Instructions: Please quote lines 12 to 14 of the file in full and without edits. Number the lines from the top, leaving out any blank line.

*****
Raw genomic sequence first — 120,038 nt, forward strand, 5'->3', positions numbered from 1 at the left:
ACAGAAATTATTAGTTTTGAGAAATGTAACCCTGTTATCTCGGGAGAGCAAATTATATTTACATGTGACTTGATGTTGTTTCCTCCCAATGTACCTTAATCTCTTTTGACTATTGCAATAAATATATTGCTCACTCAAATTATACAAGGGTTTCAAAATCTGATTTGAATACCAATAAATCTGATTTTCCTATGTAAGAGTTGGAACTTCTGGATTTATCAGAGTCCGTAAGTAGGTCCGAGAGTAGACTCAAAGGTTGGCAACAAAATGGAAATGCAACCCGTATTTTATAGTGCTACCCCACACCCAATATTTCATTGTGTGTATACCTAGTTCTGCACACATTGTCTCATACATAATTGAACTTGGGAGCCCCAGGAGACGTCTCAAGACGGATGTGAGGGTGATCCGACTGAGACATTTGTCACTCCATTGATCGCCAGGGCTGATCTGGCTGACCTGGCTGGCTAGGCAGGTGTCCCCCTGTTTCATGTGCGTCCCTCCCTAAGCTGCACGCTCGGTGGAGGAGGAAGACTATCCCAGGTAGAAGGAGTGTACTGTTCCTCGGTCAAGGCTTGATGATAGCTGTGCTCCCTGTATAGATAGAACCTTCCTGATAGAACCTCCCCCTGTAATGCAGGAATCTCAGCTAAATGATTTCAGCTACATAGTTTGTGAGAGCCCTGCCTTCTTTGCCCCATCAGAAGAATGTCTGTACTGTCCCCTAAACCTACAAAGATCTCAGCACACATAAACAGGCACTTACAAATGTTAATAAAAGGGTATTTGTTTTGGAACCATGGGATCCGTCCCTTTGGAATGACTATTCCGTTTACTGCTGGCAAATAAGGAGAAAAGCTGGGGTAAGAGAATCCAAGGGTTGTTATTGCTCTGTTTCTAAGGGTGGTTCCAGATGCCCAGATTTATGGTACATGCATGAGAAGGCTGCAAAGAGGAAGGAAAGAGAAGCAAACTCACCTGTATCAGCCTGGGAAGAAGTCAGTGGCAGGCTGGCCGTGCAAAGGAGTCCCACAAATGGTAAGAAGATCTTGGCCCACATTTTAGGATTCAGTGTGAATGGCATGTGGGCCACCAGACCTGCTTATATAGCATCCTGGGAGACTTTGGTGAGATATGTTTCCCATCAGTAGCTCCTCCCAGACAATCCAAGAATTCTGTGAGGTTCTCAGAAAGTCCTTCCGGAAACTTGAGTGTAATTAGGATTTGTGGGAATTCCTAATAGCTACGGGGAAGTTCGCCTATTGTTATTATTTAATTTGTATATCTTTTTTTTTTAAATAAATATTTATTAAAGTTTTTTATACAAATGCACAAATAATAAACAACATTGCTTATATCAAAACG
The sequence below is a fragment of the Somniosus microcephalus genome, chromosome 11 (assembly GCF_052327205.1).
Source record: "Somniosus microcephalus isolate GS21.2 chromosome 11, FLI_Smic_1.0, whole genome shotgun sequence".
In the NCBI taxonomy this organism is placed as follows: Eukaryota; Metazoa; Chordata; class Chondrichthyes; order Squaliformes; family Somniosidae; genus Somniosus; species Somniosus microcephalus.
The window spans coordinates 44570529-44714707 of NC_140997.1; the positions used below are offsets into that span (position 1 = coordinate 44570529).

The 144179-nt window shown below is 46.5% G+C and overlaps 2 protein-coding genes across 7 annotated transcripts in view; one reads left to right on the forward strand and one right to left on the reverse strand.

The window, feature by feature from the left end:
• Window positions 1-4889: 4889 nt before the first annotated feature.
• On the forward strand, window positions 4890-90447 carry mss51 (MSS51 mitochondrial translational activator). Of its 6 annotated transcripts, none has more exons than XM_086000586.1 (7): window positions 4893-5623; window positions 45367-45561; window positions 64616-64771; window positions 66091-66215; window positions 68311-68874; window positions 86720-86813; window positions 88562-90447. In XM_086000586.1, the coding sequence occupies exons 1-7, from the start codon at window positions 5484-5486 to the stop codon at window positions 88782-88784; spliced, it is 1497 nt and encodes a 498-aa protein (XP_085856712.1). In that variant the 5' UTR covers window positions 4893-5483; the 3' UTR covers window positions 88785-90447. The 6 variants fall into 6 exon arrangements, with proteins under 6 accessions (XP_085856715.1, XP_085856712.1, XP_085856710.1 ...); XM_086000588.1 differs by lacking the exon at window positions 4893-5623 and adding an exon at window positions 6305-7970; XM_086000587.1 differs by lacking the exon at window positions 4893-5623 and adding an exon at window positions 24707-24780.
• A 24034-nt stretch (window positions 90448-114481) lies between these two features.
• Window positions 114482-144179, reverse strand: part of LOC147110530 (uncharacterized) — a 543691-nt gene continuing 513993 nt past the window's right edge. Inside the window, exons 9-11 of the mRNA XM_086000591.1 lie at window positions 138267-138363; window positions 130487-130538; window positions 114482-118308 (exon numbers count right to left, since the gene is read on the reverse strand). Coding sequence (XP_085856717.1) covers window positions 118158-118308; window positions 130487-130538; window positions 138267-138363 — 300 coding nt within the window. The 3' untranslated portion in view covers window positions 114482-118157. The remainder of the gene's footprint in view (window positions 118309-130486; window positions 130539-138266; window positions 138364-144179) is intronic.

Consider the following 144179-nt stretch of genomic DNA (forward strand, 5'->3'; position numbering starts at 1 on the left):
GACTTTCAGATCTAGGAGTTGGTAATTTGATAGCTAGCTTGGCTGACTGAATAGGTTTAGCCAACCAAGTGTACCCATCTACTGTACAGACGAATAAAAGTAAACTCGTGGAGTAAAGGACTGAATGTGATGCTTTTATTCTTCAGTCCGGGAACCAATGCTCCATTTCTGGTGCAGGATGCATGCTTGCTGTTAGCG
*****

• Window positions 114482-144179, reverse strand: part of LOC147110530 (uncharacterized) — a 543691-nt gene continuing 513993 nt past the window's right edge. Inside the window, exons 9-11 of the mRNA XM_086000591.1 lie at window positions 138267-138363; window positions 130487-130538; window positions 114482-118308 (exon numbers count right to left, since the gene is read on the reverse strand). Coding sequence (XP_085856717.1) covers window positions 118158-118308; window positions 130487-130538; window positions 138267-138363 — 300 coding nt within the window. The 3' untranslated portion in view covers window positions 114482-118157. The remainder of the gene's footprint in view (window positions 118309-130486; window positions 130539-138266; window positions 138364-144179) is intronic.

Consider the following 144179-nt stretch of genomic DNA (forward strand, 5'->3'; position numbering starts at 1 on the left):
GACTTTCAGATCTAGGAGTTGGTAATTTGATAGCTAGCTTGGCTGACTGAATAGGTTTAGCCAACCAAGTGTACCCATCTACTGTACAGACGAATAAAAGTAAACTCGTGGAGTAAAGGACTGAATGTGATGCTTTTATTCTTCAGTCCGGGAACCAATGCTCCATTTCTGGTGCAGGATGCATGCTTGCTGTTAGCG